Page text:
From cheapest to most expensive, there are three tiers of Barolo wine:
- High-volume supermarket Barolo produced by farmer cooperatives £16-20
- Solid quality, small-volume Barolo produced by family vineyards £30-50
- High-end connoisseur Barolo £75-220
Having spoken to Barolo winemakers in Italy, I personally believe that the solid quality Barolo from family vineyards offers the best value for money. You can definitely find excellent wines between the £30 and £75 price point. If you want to learn more about the prices of Barolo read what is the right price for Barolo?
Communes And Cru Vineyards In Barolo Docg
The Barolo production area is subdivided into 11 villages, or communes : Barolo, La Morra, Monforte dAlba, Serralunga dAlba, Castiglione Falletto, Novello, Grinzane Cavour, Verduno, Diano dAlba, Cherasco and Roddi.
The five communes of La Morra, Monforte dAlba, Serralunga dAlba, Barolo and Castiglione Falletto are thought to produce the highest quality Barolo wines.
In each commune, there is a small number of crus. These are the most prestigious vineyards which are known to produce grapes of the highest quality. The word cru is used to remind buyers of the grand French wines.
Barolo from each commune has its own unique taste and character. This is because of the differences in soil type, the presence natural springs, and the altitude of the hills. For a quick comparison, well look at some of the Barolo wines in our collection:
- Demarie Barolo is the most elegant. It comes from the cru vineyard Santa Maria in the commune of La Morra. This commune is known for wines that are elegant, less tannic, and rich in red fruit and floral flavours.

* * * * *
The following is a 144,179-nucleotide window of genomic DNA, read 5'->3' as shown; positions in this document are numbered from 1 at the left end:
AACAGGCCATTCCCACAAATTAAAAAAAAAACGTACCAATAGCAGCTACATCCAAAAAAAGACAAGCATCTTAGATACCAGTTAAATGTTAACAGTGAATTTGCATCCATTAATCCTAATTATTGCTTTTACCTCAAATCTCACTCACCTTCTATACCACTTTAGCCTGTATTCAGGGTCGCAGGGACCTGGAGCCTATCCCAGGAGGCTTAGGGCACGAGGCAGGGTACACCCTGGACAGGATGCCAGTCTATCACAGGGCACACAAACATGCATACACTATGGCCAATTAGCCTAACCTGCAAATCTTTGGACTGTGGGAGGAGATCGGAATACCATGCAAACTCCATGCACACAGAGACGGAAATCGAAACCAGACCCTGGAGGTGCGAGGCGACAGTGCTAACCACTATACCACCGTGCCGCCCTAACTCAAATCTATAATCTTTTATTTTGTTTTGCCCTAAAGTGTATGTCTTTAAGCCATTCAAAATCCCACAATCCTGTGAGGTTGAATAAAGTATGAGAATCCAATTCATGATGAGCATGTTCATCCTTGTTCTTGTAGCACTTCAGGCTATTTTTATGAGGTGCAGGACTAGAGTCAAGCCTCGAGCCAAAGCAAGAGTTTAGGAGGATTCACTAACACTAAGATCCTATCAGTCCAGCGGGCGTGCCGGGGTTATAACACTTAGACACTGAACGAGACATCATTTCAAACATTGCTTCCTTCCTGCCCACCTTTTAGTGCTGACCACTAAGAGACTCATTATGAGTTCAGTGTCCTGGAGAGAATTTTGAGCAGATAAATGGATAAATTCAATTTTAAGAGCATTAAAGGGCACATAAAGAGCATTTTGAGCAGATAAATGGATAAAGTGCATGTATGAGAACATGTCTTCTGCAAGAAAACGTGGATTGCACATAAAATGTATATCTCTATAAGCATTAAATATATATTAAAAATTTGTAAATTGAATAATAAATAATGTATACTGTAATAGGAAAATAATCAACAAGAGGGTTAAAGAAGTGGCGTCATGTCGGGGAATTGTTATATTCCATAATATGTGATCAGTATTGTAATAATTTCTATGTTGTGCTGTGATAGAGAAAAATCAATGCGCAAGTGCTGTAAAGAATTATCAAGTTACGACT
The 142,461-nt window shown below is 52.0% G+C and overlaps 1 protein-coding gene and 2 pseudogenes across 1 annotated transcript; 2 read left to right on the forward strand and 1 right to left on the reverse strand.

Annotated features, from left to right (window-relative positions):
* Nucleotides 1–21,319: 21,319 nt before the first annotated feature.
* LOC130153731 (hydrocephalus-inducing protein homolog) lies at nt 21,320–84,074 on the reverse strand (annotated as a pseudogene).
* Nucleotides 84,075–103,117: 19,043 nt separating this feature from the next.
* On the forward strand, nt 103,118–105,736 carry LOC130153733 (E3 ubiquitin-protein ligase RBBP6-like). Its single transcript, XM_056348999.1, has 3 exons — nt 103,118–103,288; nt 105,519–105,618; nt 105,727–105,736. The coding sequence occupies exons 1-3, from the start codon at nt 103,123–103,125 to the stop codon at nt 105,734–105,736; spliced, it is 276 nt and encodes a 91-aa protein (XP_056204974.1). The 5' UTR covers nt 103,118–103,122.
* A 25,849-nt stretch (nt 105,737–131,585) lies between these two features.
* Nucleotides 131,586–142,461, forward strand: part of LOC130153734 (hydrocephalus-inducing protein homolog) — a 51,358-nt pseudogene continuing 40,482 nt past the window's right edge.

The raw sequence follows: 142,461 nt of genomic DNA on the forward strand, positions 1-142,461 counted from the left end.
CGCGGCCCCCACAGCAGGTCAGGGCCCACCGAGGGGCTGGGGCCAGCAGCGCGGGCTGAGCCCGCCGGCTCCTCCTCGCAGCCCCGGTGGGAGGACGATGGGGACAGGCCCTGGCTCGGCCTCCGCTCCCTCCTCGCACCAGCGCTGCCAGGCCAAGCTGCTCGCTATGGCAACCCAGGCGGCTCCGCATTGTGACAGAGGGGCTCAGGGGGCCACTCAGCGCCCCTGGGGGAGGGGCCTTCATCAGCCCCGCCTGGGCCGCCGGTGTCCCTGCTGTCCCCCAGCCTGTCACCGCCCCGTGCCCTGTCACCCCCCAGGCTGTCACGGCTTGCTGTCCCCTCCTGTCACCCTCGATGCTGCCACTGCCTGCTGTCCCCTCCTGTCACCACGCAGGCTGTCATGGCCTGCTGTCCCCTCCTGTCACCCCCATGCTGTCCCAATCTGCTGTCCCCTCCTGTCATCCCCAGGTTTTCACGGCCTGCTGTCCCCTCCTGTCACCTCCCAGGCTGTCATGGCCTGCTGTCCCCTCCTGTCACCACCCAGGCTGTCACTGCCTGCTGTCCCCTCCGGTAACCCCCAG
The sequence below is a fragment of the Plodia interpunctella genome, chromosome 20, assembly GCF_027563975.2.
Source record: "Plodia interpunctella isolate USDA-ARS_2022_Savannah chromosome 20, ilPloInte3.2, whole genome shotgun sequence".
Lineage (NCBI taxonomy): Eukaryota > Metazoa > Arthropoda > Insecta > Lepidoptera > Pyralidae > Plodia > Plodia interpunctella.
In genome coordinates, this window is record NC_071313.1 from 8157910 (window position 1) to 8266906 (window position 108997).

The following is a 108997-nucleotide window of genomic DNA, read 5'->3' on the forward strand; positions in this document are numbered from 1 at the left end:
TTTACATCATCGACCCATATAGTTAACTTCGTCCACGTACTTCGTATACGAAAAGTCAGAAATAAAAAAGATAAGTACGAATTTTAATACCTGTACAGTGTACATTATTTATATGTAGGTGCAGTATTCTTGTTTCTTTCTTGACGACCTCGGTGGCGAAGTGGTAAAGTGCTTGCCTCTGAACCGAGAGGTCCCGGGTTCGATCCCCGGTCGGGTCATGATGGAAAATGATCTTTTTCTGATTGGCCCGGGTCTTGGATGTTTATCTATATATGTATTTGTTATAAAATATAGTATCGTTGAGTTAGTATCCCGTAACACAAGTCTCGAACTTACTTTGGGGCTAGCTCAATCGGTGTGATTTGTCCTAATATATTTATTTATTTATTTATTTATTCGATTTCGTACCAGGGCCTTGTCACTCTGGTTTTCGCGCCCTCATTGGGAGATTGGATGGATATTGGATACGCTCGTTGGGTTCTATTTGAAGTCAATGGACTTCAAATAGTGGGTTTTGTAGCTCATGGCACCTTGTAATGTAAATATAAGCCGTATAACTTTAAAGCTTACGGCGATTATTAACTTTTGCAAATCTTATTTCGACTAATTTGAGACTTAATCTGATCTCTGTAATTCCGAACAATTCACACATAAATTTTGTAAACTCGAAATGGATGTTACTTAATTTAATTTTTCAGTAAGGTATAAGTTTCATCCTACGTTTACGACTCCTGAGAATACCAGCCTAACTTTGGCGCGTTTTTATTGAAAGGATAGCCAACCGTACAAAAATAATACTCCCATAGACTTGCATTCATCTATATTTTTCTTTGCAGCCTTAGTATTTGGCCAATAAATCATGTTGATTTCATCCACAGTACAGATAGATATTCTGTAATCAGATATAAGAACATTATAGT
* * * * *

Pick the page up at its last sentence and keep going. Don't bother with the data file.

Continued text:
- ForteMasso Barolo is the most tannic, powerful and deep. It comes from the Castelletto cru in Monforte dAlba: a commune known for its powerful, tannic wines.
- Francone Barolo is a blend of the most elegant and the most powerful styles. Its made from grapes grown in the Santa Maria cru in La Morra , and Ravera di Monforte in Monforte dAlba .
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How Is Barolo Wine Made
Barolo wine is made from the Nebbiolo grape. The Nebbiolo grape is a native grape of the Piedmont region, and it is known for its thin grape skins that produce high tannic wines with high acidity.
The extended fermentation time contributes to the wines rich, full-bodied taste.
Also the aging of Barolo in oak barrels, helps to develop and mature the complex flavors.
Barolo Docg: The Wine Laws Of Barolo
DOCG stands for Denominazione di Origine Controllata e Garantita. It is the highest classification of wine under Italian law, sitting above DOC . This means wine makers need to follow strict quality control procedures just to use the name.
The rules for growing, harvesting, ageing and bottling of Barolo are defined in a statute called Disciplinare di produzione. It is registered with the Italian Ministry of Agricultural Policy, and is often referred to as the Barolo wine law.
Quality of DOCG wines is guaranteed by a government-licensed agency VALORITALIA S.r.l. that certifies each batch of wine. Each guaranteed bottle is labelled with a numbered governmental seal across the neck of the bottle, to prevent fraud.
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Making Barolo Wines For Dummies
The first step in the Italian winemaking process is harvesting, which takes place in mid to late October. Without the Nebbiolo grape, there would be no wine for the Barolo producers in the wine regions Monforte d alba and Serralunga valley